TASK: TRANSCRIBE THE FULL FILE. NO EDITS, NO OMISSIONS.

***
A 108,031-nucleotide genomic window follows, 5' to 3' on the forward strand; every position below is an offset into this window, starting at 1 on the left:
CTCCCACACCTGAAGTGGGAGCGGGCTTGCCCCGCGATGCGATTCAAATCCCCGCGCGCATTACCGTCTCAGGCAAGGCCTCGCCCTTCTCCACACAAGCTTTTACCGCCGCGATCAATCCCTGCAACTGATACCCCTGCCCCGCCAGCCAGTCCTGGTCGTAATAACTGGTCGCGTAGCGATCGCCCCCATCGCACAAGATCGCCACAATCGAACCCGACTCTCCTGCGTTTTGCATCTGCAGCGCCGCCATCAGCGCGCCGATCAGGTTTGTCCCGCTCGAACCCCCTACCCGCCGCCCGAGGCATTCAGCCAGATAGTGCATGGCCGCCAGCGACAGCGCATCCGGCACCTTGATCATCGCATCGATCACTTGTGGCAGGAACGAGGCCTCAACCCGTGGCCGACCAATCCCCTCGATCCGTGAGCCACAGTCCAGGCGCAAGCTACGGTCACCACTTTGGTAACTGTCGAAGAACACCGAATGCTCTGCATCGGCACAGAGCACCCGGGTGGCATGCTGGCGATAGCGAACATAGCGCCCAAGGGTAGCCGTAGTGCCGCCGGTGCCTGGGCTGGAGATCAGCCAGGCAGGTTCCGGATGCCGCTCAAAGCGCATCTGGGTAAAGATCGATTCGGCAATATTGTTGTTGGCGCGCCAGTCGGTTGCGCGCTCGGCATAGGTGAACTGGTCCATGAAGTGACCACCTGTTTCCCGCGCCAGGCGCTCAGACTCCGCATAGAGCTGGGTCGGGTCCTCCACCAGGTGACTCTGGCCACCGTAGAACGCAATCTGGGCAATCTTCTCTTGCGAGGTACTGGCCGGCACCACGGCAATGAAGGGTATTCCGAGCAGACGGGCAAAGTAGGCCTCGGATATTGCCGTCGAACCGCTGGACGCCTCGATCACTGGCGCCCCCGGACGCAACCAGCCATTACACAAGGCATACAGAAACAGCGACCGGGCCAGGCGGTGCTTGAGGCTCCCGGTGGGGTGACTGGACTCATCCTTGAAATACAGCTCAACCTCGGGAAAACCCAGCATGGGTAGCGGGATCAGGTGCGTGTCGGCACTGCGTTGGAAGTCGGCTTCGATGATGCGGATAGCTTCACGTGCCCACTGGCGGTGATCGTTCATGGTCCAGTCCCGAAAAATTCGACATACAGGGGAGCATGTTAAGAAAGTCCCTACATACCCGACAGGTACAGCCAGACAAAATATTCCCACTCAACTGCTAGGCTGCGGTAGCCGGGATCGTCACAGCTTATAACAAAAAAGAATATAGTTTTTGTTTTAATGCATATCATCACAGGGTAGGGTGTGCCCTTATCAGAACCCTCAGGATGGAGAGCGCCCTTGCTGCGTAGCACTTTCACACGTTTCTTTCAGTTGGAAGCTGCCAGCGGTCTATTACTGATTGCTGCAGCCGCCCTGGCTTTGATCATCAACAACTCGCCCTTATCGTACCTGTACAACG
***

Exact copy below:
A 108,031-nucleotide genomic window follows, 5' to 3' on the forward strand; every position below is an offset into this window, starting at 1 on the left:
CTCCCACACCTGAAGTGGGAGCGGGCTTGCCCCGCGATGCGATTCAAATCCCCGCGCGCATTACCGTCTCAGGCAAGGCCTCGCCCTTCTCCACACAAGCTTTTACCGCCGCGATCAATCCCTGCAACTGATACCCCTGCCCCGCCAGCCAGTCCTGGTCGTAATAACTGGTCGCGTAGCGATCGCCCCCATCGCACAAGATCGCCACAATCGAACCCGACTCTCCTGCGTTTTGCATCTGCAGCGCCGCCATCAGCGCGCCGATCAGGTTTGTCCCGCTCGAACCCCCTACCCGCCGCCCGAGGCATTCAGCCAGATAGTGCATGGCCGCCAGCGACAGCGCATCCGGCACCTTGATCATCGCATCGATCACTTGTGGCAGGAACGAGGCCTCAACCCGTGGCCGACCAATCCCCTCGATCCGTGAGCCACAGTCCAGGCGCAAGCTACGGTCACCACTTTGGTAACTGTCGAAGAACACCGAATGCTCTGCATCGGCACAGAGCACCCGGGTGGCATGCTGGCGATAGCGAACATAGCGCCCAAGGGTAGCCGTAGTGCCGCCGGTGCCTGGGCTGGAGATCAGCCAGGCAGGTTCCGGATGCCGCTCAAAGCGCATCTGGGTAAAGATCGATTCGGCAATATTGTTGTTGGCGCGCCAGTCGGTTGCGCGCTCGGCATAGGTGAACTGGTCCATGAAGTGACCACCTGTTTCCCGCGCCAGGCGCTCAGACTCCGCATAGAGCTGGGTCGGGTCCTCCACCAGGTGACTCTGGCCACCGTAGAACGCAATCTGGGCAATCTTCTCTTGCGAGGTACTGGCCGGCACCACGGCAATGAAGGGTATTCCGAGCAGACGGGCAAAGTAGGCCTCGGATATTGCCGTCGAACCGCTGGACGCCTCGATCACTGGCGCCCCCGGACGCAACCAGCCATTACACAAGGCATACAGAAACAGCGACCGGGCCAGGCGGTGCTTGAGGCTCCCGGTGGGGTGACTGGACTCATCCTTGAAATACAGCTCAACCTCGGGAAAACCCAGCATGGGTAGCGGGATCAGGTGCGTGTCGGCACTGCGTTGGAAGTCGGCTTCGATGATGCGGATAGCTTCACGTGCCCACTGGCGGTGATCGTTCATGGTCCAGTCCCGAAAAATTCGACATACAGGGGAGCATGTTAAGAAAGTCCCTACATACCCGACAGGTACAGCCAGACAAAATATTCCCACTCAACTGCTAGGCTGCGGTAGCCGGGATCGTCACAGCTTATAACAAAAAAGAATATAGTTTTTGTTTTAATGCATATCATCACAGGGTAGGGTGTGCCCTTATCAGAACCCTCAGGATGGAGAGCGCCCTTGCTGCGTAGCACTTTCACACGTTTCTTTCAGTTGGAAGCTGCCAGCGGTCTATTACTGATTGCTGCAGCCGCCCTGGCTTTGATCATCAACAACTCGCCCTTATCGTACCTGTACAACG